I wrote this because Sam needs his own angel. Time frame is mid-season 4 when the boys start hunting again. This story will follow the series as closely as possible. Feedback from the #SPNFamily is invaluable.


Dean finished his bottle of beer and set it on the picnic table next to him. He leaned forward to rest his elbows on his legs and clasp his hands in front of him. The vista spread out before them was serenely gorgeous: the south shore of Lake Erie in all its sunset glory.

"I don't know, Sammy," he said, as if he was thinking out loud. "Lake monsters? Is that really our thing?"

"You don't think lake monsters really exist do you?" Sam asked. He was standing closer to the shore, feet braced, hands in the pockets of his jacket, "and if they did, they'd be biological. So no, that's not our thing. But there's something weird about this one."

"That lake is huge, Sam," Dean pointed out, "It's practically a freaking ocean."

"Fourth largest of the Great Lakes," Sam mused.

"Wow, fourth out of five," Dean said, pretending to be impressed.

"Twelfth largest in the world," Sam said, trying to make it more impressive.

"Hmm, "Dean said, clearly still on the fence. "Weird that it's called 'erie' and we're here checking it out."

"It's from the Iroquois tribe called 'Erie'; or maybe their word 'erige' meaning cat."

"Thank you, Mr. Wikipedia."

"Shut up," Sam said, but he was trying not to laugh.

"I don't know, Sam, "Dean repeated, "Even if there is something deadly out there, how are we supposed to find it?"

Sam was quiet for a moment, contemplating the vast body of water, listening to the soft lap of the ripples against the shore. The sun was setting, tinting the sky with streaks of red and pink

"Well," he said, finally, "I guess we start the way we always do, by questioning the locals. Five overturned boats in as many weeks with only one survivor, so we question her first. Then we do some research to see if we can find stories that match."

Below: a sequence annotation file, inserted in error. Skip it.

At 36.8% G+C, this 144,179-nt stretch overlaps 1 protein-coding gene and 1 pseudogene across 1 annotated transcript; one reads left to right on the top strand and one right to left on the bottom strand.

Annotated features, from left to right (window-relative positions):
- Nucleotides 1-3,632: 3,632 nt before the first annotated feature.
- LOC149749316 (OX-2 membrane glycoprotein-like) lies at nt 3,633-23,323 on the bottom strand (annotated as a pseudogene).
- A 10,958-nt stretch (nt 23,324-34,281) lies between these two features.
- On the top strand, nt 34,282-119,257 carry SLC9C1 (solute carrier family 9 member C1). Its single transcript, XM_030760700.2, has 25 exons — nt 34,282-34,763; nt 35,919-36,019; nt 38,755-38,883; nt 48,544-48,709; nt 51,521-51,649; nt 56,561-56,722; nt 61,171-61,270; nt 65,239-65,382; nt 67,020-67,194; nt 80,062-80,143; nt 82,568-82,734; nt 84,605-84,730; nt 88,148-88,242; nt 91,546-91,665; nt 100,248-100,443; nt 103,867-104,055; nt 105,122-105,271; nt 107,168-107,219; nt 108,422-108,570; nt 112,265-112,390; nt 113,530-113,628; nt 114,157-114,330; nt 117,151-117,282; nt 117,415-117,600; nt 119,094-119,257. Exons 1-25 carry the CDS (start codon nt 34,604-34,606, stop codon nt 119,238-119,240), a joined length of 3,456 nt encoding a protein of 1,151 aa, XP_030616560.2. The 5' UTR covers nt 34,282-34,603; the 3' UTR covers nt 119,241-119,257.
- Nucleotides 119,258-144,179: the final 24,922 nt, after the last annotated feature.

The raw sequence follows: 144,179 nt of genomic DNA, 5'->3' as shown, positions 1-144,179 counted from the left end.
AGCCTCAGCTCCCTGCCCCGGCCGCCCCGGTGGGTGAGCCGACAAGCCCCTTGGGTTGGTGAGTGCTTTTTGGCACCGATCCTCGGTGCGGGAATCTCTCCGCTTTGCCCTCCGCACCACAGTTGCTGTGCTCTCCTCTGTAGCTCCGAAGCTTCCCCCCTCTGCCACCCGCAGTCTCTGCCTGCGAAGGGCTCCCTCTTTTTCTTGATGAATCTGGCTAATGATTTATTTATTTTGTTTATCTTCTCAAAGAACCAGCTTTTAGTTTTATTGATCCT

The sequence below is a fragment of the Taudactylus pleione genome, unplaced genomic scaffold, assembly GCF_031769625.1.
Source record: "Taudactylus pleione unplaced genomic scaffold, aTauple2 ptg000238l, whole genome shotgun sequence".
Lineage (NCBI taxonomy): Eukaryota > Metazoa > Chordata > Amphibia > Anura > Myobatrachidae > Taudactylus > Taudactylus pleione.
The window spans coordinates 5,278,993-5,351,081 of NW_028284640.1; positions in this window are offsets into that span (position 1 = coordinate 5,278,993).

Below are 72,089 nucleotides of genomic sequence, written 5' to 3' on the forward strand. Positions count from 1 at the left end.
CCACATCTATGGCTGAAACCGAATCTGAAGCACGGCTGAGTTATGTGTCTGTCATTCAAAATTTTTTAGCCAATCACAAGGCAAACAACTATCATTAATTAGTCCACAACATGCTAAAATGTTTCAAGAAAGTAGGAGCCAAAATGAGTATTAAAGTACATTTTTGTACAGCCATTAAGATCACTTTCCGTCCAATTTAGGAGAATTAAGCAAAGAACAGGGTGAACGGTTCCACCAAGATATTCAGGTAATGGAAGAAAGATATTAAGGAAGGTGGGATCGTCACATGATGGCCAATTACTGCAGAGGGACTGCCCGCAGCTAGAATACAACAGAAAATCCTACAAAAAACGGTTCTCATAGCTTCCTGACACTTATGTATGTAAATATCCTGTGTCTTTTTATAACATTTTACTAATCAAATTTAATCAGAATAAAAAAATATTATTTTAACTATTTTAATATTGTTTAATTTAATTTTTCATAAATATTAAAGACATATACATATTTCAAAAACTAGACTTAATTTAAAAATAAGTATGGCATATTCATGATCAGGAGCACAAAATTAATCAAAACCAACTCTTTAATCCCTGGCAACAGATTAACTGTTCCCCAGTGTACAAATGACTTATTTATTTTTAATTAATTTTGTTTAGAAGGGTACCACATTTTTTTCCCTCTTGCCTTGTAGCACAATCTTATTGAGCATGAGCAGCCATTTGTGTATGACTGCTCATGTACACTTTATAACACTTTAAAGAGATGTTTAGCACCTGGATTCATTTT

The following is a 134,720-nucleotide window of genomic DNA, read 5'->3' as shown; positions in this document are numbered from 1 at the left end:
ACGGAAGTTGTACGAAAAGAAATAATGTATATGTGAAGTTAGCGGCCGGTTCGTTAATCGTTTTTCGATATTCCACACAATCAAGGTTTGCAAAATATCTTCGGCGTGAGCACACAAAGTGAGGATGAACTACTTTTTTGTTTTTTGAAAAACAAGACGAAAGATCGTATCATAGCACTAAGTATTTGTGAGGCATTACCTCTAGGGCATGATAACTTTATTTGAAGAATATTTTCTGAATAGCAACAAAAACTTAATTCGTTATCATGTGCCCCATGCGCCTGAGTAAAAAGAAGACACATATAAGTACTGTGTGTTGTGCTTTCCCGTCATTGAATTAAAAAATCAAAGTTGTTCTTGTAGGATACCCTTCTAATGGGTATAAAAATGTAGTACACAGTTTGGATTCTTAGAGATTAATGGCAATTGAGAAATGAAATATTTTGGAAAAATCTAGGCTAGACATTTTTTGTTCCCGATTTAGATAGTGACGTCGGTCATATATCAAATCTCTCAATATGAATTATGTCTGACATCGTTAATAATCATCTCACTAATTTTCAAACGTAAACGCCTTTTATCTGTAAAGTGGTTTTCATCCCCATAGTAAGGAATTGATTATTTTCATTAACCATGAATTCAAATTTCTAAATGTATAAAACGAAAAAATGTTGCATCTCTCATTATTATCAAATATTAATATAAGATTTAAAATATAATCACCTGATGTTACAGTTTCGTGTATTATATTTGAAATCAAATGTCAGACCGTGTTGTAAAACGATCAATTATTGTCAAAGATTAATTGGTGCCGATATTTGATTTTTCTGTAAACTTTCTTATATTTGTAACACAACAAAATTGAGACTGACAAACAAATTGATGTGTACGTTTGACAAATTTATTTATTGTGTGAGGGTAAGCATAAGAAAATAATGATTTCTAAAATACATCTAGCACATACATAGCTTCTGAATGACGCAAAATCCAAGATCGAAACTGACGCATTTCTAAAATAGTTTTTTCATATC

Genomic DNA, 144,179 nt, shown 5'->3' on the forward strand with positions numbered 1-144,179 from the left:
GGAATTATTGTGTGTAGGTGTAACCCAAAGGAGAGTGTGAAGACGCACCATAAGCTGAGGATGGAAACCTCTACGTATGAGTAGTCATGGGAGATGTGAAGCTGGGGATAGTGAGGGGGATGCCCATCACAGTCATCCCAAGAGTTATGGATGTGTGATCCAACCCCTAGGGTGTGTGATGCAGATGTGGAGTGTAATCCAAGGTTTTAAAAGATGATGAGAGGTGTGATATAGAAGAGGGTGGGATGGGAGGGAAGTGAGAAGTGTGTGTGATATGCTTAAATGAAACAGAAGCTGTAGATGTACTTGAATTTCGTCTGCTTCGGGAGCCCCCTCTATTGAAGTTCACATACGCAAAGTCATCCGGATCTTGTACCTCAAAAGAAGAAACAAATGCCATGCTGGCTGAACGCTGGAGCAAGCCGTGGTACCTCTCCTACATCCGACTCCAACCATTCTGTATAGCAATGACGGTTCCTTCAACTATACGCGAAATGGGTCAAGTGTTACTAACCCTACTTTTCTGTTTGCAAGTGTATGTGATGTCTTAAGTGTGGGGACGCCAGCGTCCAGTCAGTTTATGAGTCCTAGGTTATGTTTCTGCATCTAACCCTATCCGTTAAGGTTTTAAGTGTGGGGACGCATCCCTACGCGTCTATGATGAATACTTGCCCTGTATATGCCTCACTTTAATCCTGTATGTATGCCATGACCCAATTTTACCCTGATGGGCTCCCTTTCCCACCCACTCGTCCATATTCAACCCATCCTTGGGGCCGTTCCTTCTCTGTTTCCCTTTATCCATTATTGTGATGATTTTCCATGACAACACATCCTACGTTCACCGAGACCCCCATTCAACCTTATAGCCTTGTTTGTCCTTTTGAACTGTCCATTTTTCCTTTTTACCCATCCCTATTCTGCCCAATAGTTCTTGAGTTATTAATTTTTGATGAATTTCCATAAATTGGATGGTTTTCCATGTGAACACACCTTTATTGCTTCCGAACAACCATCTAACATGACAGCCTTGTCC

"So if it's not a regular," Dean paused, trying to think of what he wanted to say without sounding stupid. Then he waved his hand around helplessly, "plain old trapped-plesiosaur lake monster, what do you think it is?"

Sam shrugged and bent to pick up a stone. With an effortless movement of his arm and flick of his wrist, he sent the stone skipping across the surface of the lake. Dean counted. Ten. Not bad. But Sam had always been like that – graceful and capable, picking up skills easily; perfectly able to do something after only having seen it once or twice, with above average results, every time. He decided not to say anything because Sam would shrug it off as inconsequential. Sam probably knew what the stone skipping record was and if he wasn't in the same league as that he'd say it wasn't good at all.

Sam had always been like that too.

"Hydra maybe," he said, finally, turning around to hop up on the table next to his brother. "With all seven heads."

"What would a hydra be doing in Lake Erie?"

"Destroying boats and drowning people," Sam answered, drily.

Dean snorted. "We could be hunting real monsters you know. They're out there – vampires, werewolves, ghosts, wendigos. You know, our regular stuff."

"I know," Sam agreed.

They didn't say anything else for a while. Sam dug into the cooler on the table behind Dean and got them each another bottle of beer.

"Maybe it's a mermaid," Dean said with a grin. "I'd like to see one of those."

"It's not a mermaid," Sam said, drinking and then holding the bottle between his hands.